Hounds of Love punches you in the face. Then screams at you – daring you to cry.
Vicki Maloney (Ashleigh Cummings) is like a lot of teens. After the collateral damage from her parents’ recent divorce, she is having a hard time adjusting to the new reality that is her life. Her school grades are down and the relationship between her and her parents is strained. When she picks the wrong night to sneak out, she is abducted by the monstrous couple of John & Evelyn.
Hiding in plain sight, this horrific couple is camouflaged by the banal surroundings of 1987 Perth, Australia. Their cave is a suburban home that looks like it was stamped out of an assembly line with every other one on the block, while their bait is charm and opportunity. And who wouldn’t trust a pleasant, seemingly average couple that offered them a ride? Or a little weed?
Once Vicki is ensnared in their web of deceit, the sinister couple promptly chain her to a bed in a padlocked room where she is beaten and raped. All Vicki has is her wits to expose and exploit the cracks in Evelyn & John’s relationship. This isn’t one of those movies where the heroine turns the tables and kicks everybody’s ass before doing a slow walk away as the house blows up behind her. Instead, she plants seeds of doubt and insecurity while hoping for an opening to make her escape.
Stephen Curry – better known for his work as a comedic actor – is chilling as John. His meticulous methods are what has kept them free from being caught. How many victims have there been? We get a glimpse that he’s been doing it for a while, but no definitive numbers. As stoic and constant as John’s demeanor is, his wife Evelyn is equally as emotional.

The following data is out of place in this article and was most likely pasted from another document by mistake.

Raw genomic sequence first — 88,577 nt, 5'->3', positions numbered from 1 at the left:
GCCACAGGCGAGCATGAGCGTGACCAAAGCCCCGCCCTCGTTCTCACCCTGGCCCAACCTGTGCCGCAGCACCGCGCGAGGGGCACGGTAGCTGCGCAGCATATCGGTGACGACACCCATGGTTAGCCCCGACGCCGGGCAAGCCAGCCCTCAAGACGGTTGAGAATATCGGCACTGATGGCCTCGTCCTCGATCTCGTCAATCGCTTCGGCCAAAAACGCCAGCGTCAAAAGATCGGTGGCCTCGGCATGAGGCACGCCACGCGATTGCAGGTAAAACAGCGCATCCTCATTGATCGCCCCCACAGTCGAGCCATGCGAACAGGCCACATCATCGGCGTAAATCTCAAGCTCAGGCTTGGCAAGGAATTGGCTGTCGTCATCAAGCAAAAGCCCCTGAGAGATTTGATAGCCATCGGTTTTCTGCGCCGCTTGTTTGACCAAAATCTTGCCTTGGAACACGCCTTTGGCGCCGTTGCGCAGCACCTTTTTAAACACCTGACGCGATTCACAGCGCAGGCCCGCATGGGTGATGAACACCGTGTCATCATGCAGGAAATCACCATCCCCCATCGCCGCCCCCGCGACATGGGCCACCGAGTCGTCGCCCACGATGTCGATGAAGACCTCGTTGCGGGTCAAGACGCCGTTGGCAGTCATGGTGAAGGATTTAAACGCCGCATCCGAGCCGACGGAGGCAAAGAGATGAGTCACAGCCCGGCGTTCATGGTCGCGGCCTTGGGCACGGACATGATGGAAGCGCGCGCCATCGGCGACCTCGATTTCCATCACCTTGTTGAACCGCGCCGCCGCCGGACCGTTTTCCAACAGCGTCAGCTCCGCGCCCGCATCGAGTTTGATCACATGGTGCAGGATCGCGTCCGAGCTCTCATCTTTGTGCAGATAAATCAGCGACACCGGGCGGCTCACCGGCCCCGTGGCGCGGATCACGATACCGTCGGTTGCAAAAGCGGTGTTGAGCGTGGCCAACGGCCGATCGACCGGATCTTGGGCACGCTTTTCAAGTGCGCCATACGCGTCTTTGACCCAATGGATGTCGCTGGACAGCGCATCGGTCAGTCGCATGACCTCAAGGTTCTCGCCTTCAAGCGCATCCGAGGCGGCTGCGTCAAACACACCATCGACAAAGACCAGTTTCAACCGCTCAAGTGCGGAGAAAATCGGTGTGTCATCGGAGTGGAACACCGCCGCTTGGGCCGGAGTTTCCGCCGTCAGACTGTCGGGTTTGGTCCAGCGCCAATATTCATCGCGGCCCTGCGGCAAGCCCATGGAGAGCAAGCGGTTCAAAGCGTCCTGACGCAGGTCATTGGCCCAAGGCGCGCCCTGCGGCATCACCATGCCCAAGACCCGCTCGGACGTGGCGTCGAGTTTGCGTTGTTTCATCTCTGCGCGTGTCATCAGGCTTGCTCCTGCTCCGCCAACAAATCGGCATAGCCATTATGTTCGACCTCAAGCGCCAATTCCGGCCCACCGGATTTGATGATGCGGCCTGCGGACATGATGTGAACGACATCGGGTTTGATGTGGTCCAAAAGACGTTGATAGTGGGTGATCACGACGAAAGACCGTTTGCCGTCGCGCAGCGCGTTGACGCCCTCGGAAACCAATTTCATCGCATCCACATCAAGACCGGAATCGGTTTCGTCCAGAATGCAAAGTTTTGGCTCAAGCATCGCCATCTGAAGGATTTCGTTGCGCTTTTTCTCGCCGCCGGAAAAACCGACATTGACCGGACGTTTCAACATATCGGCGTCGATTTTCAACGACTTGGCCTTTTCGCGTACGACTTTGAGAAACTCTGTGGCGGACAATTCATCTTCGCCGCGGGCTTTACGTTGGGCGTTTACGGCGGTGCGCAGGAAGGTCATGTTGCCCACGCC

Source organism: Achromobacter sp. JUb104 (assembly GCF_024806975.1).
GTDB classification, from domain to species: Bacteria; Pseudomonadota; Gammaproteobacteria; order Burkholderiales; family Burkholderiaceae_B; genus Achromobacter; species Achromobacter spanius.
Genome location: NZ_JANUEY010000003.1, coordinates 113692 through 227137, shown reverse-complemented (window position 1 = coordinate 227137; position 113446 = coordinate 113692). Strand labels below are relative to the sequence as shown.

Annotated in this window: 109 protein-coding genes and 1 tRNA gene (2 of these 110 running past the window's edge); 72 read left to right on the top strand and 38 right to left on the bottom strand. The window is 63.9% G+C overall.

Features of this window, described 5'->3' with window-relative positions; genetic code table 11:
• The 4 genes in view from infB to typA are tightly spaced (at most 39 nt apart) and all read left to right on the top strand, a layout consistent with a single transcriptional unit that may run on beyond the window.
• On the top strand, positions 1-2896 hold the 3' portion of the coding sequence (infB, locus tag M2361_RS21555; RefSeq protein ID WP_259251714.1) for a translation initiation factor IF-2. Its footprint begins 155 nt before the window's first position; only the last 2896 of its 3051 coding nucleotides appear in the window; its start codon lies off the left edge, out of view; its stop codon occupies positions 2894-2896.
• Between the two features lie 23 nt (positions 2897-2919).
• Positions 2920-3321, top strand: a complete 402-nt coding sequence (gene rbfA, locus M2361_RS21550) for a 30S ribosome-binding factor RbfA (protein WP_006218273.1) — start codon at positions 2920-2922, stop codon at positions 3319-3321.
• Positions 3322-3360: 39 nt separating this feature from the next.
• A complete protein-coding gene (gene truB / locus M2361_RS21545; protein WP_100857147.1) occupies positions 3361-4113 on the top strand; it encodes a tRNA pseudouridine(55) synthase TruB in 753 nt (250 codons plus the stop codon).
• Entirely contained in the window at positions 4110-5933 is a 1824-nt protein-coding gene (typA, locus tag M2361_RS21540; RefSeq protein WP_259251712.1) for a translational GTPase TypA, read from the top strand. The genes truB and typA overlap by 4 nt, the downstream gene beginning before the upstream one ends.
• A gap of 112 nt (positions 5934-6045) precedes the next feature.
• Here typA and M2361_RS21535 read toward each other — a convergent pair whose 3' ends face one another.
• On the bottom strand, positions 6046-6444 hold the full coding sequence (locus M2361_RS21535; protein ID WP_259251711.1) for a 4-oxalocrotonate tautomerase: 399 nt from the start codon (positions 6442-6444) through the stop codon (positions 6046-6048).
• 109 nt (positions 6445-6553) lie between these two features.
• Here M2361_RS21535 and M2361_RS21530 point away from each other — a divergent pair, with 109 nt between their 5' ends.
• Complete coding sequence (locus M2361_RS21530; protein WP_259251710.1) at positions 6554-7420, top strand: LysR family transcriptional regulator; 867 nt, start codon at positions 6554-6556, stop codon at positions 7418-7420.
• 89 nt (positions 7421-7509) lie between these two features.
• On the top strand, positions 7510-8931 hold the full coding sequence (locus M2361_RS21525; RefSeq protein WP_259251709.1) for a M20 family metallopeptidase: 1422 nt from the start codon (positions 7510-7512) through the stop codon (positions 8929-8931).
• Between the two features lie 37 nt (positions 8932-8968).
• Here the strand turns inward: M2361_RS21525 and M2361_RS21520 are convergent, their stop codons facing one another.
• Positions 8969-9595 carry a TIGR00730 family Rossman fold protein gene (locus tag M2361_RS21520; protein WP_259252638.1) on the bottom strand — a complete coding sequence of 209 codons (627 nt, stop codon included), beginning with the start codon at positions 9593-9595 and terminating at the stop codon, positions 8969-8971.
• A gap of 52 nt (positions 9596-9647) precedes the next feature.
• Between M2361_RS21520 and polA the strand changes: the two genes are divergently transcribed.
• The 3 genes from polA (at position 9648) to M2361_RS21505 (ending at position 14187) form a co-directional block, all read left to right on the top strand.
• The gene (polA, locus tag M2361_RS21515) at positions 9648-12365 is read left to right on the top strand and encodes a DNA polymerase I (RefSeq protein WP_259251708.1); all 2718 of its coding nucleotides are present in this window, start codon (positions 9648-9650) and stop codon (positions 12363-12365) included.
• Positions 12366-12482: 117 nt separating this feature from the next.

Emma Booth’s Evelyn is both monster and victim. She wants nothing more than to make her man happy, but has flashes of doubt for her husband’s plans. She yearns to care for something or somebody. She has a dog and we hear mention of her kids, but they are not seen. John dangles the carrot of having kids in front of her anytime a riff is formed between them as a means to control his unstable wife. Booth is so strong in her portrayal that you find yourself wishing better things for her, even as you ultimately know she needs to be taken out by a rabid dingo.
Ben Young’s directorial debut is a movie that sticks with you. It’s like the smoky aroma that clings to your clothes after visiting a bar-b-cue. There have been some reports of people walking out and I can’t blame them to some extent. Hounds Of Love is a tough one to watch if you have even half of a soul, proving uncomfortable even though we do not see a majority of the heinous acts.
A couple of the minor gripes I had was the extreme screaming coupled with the apparent lack of soundproofing in the room. There is even a boarded up window that appears to have gaps. Seems to me that a neighbor might be able to hear the adjacent wailing and would eventually call the police. Also, while Vicki’s mother (Susie Porter) seems to be doing everything she can to find her daughter, her father (Damian De Montemas) just appears to be along for the ride, his lack of urgency was an issue me personally.
Tiny quibbles aside, between the sticky, sweaty heat of summer (Christmas in Australia) and the pulsing soundtrack, Hounds Of Love tightens its grip on the victim and the audience, forcing a gasp of relief once the end credits roll.
I’m going to go cry now. My face hurts.
Starring Stephen Curry, Emma Booth and Ashleigh Cummings
Written by Ben Young
Directed by Ben Young